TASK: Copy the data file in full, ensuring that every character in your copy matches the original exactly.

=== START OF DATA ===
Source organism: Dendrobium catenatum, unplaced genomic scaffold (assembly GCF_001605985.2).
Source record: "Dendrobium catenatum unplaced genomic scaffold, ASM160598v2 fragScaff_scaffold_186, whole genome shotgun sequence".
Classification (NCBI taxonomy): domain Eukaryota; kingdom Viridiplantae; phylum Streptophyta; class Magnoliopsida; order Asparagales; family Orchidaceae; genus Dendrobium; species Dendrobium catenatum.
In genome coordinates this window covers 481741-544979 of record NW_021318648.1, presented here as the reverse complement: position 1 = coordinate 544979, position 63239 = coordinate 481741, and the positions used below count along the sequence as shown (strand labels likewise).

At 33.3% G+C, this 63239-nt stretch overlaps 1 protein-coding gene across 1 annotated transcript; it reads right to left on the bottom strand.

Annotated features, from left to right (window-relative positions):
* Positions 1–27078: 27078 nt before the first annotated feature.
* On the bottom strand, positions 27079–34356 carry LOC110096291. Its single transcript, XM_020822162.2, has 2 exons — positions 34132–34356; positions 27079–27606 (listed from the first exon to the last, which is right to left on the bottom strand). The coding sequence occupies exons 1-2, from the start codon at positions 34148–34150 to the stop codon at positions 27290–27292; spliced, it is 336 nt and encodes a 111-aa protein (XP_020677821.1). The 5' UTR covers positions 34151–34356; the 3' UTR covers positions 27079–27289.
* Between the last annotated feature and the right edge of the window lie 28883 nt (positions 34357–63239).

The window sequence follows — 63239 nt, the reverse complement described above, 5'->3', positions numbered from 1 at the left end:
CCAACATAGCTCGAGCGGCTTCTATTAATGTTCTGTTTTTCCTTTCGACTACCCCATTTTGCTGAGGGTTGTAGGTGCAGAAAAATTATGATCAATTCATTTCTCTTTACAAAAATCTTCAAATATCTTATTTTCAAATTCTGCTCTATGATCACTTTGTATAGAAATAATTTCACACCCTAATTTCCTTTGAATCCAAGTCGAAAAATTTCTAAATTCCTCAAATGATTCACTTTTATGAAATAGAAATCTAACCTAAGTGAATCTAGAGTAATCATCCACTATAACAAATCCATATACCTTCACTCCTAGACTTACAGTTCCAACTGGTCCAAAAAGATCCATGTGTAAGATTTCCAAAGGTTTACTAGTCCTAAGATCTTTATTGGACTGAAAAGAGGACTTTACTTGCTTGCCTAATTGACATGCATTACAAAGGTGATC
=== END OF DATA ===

Source organism: Dendrobium catenatum, unplaced genomic scaffold (assembly GCF_001605985.2).
Source record: "Dendrobium catenatum unplaced genomic scaffold, ASM160598v2 fragScaff_scaffold_186, whole genome shotgun sequence".
Classification (NCBI taxonomy): domain Eukaryota; kingdom Viridiplantae; phylum Streptophyta; class Magnoliopsida; order Asparagales; family Orchidaceae; genus Dendrobium; species Dendrobium catenatum.
In genome coordinates this window covers 481741-544979 of record NW_021318648.1, presented here as the reverse complement: position 1 = coordinate 544979, position 63239 = coordinate 481741, and the positions used below count along the sequence as shown (strand labels likewise).

At 33.3% G+C, this 63239-nt stretch overlaps 1 protein-coding gene across 1 annotated transcript; it reads right to left on the bottom strand.

Annotated features, from left to right (window-relative positions):
* Positions 1–27078: 27078 nt before the first annotated feature.
* On the bottom strand, positions 27079–34356 carry LOC110096291. Its single transcript, XM_020822162.2, has 2 exons — positions 34132–34356; positions 27079–27606 (listed from the first exon to the last, which is right to left on the bottom strand). The coding sequence occupies exons 1-2, from the start codon at positions 34148–34150 to the stop codon at positions 27290–27292; spliced, it is 336 nt and encodes a 111-aa protein (XP_020677821.1). The 5' UTR covers positions 34151–34356; the 3' UTR covers positions 27079–27289.
* Between the last annotated feature and the right edge of the window lie 28883 nt (positions 34357–63239).

The window sequence follows — 63239 nt, the reverse complement described above, 5'->3', positions numbered from 1 at the left end:
CCAACATAGCTCGAGCGGCTTCTATTAATGTTCTGTTTTTCCTTTCGACTACCCCATTTTGCTGAGGGTTGTAGGTGCAGAAAAATTATGATCAATTCATTTCTCTTTACAAAAATCTTCAAATATCTTATTTTCAAATTCTGCTCTATGATCACTTTGTATAGAAATAATTTCACACCCTAATTTCCTTTGAATCCAAGTCGAAAAATTTCTAAATTCCTCAAATGATTCACTTTTATGAAATAGAAATCTAACCTAAGTGAATCTAGAGTAATCATCCACTATAACAAATCCATATACCTTCACTCCTAGACTTACAGTTCCAACTGGTCCAAAAAGATCCATGTGTAAGATTTCCAAAGGTTTACTAGTCCTAAGATCTTTATTGGACTGAAAAGAGGACTTTACTTGCTTGCCTAATTGACATGCATTACAAAGGTGATC